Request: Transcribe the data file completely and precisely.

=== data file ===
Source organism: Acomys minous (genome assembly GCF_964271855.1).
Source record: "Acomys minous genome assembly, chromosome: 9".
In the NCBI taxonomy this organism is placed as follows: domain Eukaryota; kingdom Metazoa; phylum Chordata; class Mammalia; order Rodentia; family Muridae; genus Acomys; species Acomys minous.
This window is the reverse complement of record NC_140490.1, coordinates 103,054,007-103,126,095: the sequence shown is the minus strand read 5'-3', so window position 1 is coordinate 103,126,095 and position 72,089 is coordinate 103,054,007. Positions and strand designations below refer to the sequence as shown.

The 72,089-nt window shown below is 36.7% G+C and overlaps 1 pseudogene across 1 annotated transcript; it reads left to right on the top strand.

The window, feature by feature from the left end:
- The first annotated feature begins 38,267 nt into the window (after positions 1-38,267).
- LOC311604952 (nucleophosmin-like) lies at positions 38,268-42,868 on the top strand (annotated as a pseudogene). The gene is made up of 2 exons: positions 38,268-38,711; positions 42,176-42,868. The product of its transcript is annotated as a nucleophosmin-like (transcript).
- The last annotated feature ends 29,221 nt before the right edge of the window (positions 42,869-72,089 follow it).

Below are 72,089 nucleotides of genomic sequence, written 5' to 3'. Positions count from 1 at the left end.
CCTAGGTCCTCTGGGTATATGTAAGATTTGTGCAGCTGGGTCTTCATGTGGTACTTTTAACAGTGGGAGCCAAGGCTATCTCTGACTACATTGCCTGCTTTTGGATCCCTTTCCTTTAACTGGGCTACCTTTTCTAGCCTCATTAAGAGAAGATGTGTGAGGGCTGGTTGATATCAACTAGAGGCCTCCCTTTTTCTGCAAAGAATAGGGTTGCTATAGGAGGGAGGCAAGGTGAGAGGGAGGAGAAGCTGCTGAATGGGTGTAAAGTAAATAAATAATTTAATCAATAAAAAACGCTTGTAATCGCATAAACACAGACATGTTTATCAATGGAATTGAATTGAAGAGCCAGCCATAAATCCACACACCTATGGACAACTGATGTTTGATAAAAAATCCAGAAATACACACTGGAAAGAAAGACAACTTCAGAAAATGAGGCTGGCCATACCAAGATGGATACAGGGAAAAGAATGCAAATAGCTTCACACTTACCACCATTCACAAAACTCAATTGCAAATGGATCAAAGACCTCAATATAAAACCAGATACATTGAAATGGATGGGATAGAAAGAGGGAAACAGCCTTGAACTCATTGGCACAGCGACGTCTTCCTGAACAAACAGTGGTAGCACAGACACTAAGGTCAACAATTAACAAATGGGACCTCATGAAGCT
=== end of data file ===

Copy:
Source organism: Acomys minous (genome assembly GCF_964271855.1).
Source record: "Acomys minous genome assembly, chromosome: 9".
In the NCBI taxonomy this organism is placed as follows: domain Eukaryota; kingdom Metazoa; phylum Chordata; class Mammalia; order Rodentia; family Muridae; genus Acomys; species Acomys minous.
This window is the reverse complement of record NC_140490.1, coordinates 103,054,007-103,126,095: the sequence shown is the minus strand read 5'-3', so window position 1 is coordinate 103,126,095 and position 72,089 is coordinate 103,054,007. Positions and strand designations below refer to the sequence as shown.

The 72,089-nt window shown below is 36.7% G+C and overlaps 1 pseudogene across 1 annotated transcript; it reads left to right on the top strand.

The window, feature by feature from the left end:
- The first annotated feature begins 38,267 nt into the window (after positions 1-38,267).
- LOC311604952 (nucleophosmin-like) lies at positions 38,268-42,868 on the top strand (annotated as a pseudogene). The gene is made up of 2 exons: positions 38,268-38,711; positions 42,176-42,868. The product of its transcript is annotated as a nucleophosmin-like (transcript).
- The last annotated feature ends 29,221 nt before the right edge of the window (positions 42,869-72,089 follow it).

Below are 72,089 nucleotides of genomic sequence, written 5' to 3'. Positions count from 1 at the left end.
CCTAGGTCCTCTGGGTATATGTAAGATTTGTGCAGCTGGGTCTTCATGTGGTACTTTTAACAGTGGGAGCCAAGGCTATCTCTGACTACATTGCCTGCTTTTGGATCCCTTTCCTTTAACTGGGCTACCTTTTCTAGCCTCATTAAGAGAAGATGTGTGAGGGCTGGTTGATATCAACTAGAGGCCTCCCTTTTTCTGCAAAGAATAGGGTTGCTATAGGAGGGAGGCAAGGTGAGAGGGAGGAGAAGCTGCTGAATGGGTGTAAAGTAAATAAATAATTTAATCAATAAAAAACGCTTGTAATCGCATAAACACAGACATGTTTATCAATGGAATTGAATTGAAGAGCCAGCCATAAATCCACACACCTATGGACAACTGATGTTTGATAAAAAATCCAGAAATACACACTGGAAAGAAAGACAACTTCAGAAAATGAGGCTGGCCATACCAAGATGGATACAGGGAAAAGAATGCAAATAGCTTCACACTTACCACCATTCACAAAACTCAATTGCAAATGGATCAAAGACCTCAATATAAAACCAGATACATTGAAATGGATGGGATAGAAAGAGGGAAACAGCCTTGAACTCATTGGCACAGCGACGTCTTCCTGAACAAACAGTGGTAGCACAGACACTAAGGTCAACAATTAACAAATGGGACCTCATGAAGCT